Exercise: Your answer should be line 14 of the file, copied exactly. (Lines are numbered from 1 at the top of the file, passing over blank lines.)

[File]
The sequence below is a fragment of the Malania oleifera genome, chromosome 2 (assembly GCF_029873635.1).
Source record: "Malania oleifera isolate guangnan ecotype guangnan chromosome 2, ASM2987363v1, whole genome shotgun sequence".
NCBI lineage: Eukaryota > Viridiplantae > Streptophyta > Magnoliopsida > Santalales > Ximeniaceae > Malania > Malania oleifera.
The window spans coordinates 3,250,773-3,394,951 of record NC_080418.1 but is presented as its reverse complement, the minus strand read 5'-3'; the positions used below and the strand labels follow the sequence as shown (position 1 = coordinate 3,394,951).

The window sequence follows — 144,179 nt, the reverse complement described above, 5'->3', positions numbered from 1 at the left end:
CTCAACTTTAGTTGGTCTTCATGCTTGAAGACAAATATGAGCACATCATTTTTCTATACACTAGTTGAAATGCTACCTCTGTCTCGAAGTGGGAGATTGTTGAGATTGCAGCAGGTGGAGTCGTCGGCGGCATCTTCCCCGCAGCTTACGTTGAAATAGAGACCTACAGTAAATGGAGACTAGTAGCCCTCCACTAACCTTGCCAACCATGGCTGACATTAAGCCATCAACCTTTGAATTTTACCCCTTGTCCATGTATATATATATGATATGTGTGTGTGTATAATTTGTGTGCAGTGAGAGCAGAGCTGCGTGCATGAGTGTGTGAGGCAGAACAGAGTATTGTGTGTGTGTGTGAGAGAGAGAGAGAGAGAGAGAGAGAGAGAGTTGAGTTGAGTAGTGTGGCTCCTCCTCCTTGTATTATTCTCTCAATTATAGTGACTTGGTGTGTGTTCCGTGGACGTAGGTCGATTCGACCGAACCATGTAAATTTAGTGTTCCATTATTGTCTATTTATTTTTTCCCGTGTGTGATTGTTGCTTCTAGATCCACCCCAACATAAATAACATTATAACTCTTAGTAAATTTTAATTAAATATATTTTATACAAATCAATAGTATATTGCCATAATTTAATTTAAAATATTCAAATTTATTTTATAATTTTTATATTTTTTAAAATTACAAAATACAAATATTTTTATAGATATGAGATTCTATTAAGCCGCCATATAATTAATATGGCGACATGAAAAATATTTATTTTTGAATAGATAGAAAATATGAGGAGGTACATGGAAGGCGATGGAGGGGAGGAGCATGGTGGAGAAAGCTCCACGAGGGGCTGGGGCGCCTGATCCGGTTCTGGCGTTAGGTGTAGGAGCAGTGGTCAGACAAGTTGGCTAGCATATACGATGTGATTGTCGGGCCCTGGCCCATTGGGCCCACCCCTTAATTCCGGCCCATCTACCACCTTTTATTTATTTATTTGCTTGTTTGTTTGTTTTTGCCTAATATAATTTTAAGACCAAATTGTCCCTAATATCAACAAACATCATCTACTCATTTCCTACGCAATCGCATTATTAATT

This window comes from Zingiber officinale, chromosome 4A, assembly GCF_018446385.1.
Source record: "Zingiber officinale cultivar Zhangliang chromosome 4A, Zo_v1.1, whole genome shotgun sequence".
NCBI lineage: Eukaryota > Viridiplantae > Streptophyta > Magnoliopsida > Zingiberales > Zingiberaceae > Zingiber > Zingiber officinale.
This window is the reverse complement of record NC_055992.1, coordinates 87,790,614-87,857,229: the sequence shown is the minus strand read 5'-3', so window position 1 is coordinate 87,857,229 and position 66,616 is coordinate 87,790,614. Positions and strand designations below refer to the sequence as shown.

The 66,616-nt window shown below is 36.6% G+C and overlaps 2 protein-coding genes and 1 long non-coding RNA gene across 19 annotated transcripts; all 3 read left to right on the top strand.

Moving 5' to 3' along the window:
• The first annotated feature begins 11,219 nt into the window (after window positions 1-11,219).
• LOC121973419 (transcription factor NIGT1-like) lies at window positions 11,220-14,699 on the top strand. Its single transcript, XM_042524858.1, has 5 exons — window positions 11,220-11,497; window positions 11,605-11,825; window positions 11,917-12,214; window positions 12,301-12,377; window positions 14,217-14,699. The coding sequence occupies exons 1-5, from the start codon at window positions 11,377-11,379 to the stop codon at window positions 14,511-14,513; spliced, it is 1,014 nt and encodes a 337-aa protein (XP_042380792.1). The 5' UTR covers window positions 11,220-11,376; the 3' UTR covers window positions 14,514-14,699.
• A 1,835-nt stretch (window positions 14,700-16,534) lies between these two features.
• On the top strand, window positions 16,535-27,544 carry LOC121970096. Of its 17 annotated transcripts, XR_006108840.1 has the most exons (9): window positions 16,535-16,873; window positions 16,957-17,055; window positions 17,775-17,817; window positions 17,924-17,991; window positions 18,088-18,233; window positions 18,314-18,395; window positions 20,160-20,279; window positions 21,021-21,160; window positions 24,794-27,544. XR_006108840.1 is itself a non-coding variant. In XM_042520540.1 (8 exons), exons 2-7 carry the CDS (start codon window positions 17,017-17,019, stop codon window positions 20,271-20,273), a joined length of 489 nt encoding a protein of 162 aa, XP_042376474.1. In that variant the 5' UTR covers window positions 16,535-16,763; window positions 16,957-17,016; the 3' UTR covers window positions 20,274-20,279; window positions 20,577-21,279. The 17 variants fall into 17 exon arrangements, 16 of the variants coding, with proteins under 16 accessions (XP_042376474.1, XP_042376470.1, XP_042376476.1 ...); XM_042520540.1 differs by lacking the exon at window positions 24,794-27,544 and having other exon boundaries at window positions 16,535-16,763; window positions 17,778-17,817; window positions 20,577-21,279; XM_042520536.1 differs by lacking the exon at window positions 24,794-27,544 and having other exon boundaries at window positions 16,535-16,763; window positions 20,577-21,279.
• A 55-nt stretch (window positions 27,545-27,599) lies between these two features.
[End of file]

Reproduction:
• LOC121973419 (transcription factor NIGT1-like) lies at window positions 11,220-14,699 on the top strand. Its single transcript, XM_042524858.1, has 5 exons — window positions 11,220-11,497; window positions 11,605-11,825; window positions 11,917-12,214; window positions 12,301-12,377; window positions 14,217-14,699. The coding sequence occupies exons 1-5, from the start codon at window positions 11,377-11,379 to the stop codon at window positions 14,511-14,513; spliced, it is 1,014 nt and encodes a 337-aa protein (XP_042380792.1). The 5' UTR covers window positions 11,220-11,376; the 3' UTR covers window positions 14,514-14,699.